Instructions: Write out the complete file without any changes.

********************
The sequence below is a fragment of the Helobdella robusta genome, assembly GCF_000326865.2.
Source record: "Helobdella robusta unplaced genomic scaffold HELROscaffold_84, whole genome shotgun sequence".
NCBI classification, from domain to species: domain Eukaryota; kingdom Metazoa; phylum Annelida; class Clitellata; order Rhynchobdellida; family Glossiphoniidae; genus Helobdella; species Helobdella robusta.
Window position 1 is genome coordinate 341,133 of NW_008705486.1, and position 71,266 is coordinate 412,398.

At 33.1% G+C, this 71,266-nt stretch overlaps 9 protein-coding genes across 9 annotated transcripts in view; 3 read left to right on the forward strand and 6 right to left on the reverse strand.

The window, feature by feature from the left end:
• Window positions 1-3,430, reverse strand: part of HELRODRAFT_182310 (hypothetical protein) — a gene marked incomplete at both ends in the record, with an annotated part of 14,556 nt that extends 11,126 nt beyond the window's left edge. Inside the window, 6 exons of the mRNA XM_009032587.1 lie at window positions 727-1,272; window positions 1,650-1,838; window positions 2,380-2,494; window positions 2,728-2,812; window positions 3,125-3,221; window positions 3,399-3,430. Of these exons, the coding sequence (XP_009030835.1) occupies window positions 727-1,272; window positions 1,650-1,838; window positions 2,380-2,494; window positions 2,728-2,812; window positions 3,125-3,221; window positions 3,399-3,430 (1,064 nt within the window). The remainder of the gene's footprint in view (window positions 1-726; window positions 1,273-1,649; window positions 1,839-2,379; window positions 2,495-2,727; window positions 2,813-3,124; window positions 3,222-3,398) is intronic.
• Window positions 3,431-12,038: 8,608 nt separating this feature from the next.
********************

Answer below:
The sequence below is a fragment of the Helobdella robusta genome, assembly GCF_000326865.2.
Source record: "Helobdella robusta unplaced genomic scaffold HELROscaffold_84, whole genome shotgun sequence".
NCBI classification, from domain to species: domain Eukaryota; kingdom Metazoa; phylum Annelida; class Clitellata; order Rhynchobdellida; family Glossiphoniidae; genus Helobdella; species Helobdella robusta.
Window position 1 is genome coordinate 341,133 of NW_008705486.1, and position 71,266 is coordinate 412,398.

At 33.1% G+C, this 71,266-nt stretch overlaps 9 protein-coding genes across 9 annotated transcripts in view; 3 read left to right on the forward strand and 6 right to left on the reverse strand.

The window, feature by feature from the left end:
• Window positions 1-3,430, reverse strand: part of HELRODRAFT_182310 (hypothetical protein) — a gene marked incomplete at both ends in the record, with an annotated part of 14,556 nt that extends 11,126 nt beyond the window's left edge. Inside the window, 6 exons of the mRNA XM_009032587.1 lie at window positions 727-1,272; window positions 1,650-1,838; window positions 2,380-2,494; window positions 2,728-2,812; window positions 3,125-3,221; window positions 3,399-3,430. Of these exons, the coding sequence (XP_009030835.1) occupies window positions 727-1,272; window positions 1,650-1,838; window positions 2,380-2,494; window positions 2,728-2,812; window positions 3,125-3,221; window positions 3,399-3,430 (1,064 nt within the window). The remainder of the gene's footprint in view (window positions 1-726; window positions 1,273-1,649; window positions 1,839-2,379; window positions 2,495-2,727; window positions 2,813-3,124; window positions 3,222-3,398) is intronic.
• Window positions 3,431-12,038: 8,608 nt separating this feature from the next.